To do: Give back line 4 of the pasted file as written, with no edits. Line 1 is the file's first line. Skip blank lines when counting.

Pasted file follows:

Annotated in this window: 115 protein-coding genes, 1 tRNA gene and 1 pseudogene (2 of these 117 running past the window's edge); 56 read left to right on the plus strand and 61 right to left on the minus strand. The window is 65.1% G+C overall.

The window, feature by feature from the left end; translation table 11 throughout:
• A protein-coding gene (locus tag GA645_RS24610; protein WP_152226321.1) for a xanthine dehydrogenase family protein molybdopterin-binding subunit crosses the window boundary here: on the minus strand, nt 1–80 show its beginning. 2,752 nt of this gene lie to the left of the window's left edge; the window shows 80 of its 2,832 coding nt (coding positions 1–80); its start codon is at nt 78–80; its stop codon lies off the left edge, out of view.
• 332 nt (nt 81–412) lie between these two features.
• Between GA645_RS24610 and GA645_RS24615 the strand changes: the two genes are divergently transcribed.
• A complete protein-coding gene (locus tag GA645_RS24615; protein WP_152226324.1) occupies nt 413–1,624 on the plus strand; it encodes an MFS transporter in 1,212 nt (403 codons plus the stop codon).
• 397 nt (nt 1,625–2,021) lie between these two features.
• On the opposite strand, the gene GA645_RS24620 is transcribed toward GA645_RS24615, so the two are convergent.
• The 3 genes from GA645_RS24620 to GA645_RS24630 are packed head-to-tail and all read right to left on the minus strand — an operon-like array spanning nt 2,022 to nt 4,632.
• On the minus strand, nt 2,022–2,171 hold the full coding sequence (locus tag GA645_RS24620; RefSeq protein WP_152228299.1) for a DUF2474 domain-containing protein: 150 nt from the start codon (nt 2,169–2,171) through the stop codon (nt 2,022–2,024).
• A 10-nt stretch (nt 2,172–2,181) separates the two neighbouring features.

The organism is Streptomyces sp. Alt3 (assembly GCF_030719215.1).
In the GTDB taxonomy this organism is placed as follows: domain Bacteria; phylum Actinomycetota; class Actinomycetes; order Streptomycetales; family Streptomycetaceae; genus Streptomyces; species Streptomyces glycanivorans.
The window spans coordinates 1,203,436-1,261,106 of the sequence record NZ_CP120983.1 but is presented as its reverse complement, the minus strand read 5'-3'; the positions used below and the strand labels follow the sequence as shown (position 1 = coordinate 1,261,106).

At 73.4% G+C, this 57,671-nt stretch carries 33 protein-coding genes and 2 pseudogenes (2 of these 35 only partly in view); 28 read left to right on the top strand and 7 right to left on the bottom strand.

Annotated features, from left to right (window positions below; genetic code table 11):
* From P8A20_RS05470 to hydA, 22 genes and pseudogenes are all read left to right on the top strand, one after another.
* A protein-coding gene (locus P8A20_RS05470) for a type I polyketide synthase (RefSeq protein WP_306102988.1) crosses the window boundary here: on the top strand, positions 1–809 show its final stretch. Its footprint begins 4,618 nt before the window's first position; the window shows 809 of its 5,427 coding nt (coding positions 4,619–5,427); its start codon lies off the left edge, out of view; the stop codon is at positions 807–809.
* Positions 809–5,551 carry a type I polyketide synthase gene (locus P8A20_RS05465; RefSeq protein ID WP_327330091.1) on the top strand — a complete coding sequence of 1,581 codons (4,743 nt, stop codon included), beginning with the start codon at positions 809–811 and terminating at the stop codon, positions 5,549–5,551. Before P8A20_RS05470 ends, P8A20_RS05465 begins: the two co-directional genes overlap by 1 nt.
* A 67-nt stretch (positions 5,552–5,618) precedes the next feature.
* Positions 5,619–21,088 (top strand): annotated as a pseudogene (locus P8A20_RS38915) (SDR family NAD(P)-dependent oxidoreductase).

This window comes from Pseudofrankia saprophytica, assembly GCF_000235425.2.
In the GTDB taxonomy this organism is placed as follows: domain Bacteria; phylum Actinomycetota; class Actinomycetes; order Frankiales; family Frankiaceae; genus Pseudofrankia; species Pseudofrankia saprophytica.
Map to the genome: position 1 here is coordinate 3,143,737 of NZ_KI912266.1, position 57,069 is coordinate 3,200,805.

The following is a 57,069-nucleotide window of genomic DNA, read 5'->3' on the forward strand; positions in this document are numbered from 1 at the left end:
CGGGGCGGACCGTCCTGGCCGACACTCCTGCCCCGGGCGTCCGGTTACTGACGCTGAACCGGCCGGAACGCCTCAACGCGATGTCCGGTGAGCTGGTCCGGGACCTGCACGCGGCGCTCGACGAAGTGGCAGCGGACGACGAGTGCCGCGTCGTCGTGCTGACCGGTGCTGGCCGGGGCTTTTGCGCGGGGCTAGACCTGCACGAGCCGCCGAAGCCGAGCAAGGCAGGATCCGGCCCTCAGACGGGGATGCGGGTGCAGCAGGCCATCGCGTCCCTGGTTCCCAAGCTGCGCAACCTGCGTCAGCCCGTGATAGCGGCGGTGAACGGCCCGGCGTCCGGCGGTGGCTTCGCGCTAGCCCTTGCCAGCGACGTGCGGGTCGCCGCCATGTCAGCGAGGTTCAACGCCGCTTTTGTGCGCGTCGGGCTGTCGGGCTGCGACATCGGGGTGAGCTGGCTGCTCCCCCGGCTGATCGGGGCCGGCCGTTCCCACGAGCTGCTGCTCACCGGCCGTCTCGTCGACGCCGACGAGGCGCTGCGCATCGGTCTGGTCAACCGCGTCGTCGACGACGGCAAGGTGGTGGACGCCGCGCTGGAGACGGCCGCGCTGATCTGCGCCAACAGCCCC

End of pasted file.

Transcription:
• 332 nt (nt 81–412) lie between these two features.